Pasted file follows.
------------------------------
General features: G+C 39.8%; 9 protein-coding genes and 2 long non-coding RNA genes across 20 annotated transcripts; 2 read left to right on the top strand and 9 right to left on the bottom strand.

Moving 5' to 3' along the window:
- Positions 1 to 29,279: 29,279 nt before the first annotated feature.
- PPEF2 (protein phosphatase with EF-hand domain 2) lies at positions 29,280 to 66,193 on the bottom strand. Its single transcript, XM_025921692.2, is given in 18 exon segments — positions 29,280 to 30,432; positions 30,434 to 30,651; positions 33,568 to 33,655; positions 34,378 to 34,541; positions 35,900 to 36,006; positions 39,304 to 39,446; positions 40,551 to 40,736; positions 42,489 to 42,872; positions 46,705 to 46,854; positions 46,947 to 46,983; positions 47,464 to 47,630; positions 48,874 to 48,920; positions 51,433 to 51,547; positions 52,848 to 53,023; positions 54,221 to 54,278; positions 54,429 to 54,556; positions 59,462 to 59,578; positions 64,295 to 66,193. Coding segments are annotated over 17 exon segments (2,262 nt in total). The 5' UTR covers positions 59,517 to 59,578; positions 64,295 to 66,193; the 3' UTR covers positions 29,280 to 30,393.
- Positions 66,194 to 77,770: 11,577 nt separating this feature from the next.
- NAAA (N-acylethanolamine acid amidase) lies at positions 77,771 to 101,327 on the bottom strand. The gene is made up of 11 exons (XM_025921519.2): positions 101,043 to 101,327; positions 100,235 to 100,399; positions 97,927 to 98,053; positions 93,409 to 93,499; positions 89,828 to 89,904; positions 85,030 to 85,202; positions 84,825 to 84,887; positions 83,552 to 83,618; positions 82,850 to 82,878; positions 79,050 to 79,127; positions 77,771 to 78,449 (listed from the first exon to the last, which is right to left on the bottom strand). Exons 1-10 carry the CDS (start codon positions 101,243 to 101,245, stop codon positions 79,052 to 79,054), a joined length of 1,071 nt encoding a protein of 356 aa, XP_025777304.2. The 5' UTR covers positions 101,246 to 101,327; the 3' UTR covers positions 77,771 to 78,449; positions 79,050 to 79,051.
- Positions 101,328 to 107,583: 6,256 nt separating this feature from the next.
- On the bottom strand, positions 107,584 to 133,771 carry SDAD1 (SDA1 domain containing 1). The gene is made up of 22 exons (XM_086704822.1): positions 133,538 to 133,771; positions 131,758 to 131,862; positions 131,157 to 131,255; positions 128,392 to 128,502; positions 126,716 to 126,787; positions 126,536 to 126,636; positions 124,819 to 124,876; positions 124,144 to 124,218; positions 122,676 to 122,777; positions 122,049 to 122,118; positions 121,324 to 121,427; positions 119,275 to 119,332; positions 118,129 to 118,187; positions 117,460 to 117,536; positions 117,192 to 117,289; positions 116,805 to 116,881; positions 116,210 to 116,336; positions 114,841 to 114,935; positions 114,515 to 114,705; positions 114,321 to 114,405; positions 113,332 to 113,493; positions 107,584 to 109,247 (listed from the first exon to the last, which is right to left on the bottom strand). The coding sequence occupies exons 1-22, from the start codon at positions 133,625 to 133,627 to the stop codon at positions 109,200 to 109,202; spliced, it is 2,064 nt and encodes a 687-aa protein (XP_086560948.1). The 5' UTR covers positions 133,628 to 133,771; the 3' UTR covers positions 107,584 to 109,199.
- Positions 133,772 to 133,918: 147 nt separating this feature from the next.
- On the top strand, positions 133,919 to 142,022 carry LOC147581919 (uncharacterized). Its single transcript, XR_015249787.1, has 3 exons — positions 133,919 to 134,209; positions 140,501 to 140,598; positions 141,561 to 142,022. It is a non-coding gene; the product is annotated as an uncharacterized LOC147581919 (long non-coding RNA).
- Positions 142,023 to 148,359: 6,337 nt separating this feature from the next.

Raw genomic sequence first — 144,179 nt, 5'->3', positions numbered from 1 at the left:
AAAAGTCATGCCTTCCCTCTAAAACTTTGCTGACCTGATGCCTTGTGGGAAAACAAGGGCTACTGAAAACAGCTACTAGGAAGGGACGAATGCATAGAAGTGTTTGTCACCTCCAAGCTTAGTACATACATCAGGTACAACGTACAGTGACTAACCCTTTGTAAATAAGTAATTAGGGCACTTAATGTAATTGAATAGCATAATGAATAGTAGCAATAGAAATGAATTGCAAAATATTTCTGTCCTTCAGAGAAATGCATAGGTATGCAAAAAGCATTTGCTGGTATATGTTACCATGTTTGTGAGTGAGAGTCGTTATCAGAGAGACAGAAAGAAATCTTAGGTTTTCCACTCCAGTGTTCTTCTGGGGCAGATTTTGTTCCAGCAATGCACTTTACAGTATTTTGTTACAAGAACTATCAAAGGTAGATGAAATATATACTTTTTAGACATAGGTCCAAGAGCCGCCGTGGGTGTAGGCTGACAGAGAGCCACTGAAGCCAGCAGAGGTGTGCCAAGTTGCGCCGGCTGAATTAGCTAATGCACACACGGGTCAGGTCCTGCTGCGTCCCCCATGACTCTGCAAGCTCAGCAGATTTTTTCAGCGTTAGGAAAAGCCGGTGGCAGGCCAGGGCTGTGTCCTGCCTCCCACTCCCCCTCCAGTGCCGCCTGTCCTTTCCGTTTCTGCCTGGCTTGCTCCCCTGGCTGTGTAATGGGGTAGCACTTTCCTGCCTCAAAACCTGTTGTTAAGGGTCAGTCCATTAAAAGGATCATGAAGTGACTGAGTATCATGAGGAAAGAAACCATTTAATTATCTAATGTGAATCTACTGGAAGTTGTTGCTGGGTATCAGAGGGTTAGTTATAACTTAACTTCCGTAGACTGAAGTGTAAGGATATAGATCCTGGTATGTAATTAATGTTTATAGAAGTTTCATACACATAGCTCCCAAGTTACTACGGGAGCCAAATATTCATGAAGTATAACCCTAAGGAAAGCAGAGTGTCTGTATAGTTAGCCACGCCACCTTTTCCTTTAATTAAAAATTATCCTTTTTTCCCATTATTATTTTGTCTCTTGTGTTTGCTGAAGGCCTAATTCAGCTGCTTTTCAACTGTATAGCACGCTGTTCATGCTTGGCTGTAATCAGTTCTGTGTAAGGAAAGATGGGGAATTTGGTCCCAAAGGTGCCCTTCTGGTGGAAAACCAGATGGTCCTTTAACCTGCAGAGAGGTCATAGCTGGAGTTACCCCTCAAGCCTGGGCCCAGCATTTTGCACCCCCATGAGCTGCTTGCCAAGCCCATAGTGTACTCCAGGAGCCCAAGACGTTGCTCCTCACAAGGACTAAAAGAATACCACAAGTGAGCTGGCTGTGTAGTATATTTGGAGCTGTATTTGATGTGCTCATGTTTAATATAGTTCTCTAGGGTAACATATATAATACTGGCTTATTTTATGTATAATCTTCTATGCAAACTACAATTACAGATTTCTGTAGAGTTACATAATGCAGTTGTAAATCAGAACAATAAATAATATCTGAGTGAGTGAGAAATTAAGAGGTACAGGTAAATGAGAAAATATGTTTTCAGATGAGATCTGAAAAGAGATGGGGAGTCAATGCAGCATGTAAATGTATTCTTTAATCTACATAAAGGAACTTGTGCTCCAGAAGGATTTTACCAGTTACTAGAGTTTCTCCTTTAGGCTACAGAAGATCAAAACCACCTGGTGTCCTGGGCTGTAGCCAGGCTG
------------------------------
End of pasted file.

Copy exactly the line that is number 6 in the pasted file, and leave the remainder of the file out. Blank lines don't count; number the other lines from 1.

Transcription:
- NAAA (N-acylethanolamine acid amidase) lies at positions 77,771 to 101,327 on the bottom strand. The gene is made up of 11 exons (XM_025921519.2): positions 101,043 to 101,327; positions 100,235 to 100,399; positions 97,927 to 98,053; positions 93,409 to 93,499; positions 89,828 to 89,904; positions 85,030 to 85,202; positions 84,825 to 84,887; positions 83,552 to 83,618; positions 82,850 to 82,878; positions 79,050 to 79,127; positions 77,771 to 78,449 (listed from the first exon to the last, which is right to left on the bottom strand). Exons 1-10 carry the CDS (start codon positions 101,243 to 101,245, stop codon positions 79,052 to 79,054), a joined length of 1,071 nt encoding a protein of 356 aa, XP_025777304.2. The 5' UTR covers positions 101,246 to 101,327; the 3' UTR covers positions 77,771 to 78,449; positions 79,050 to 79,051.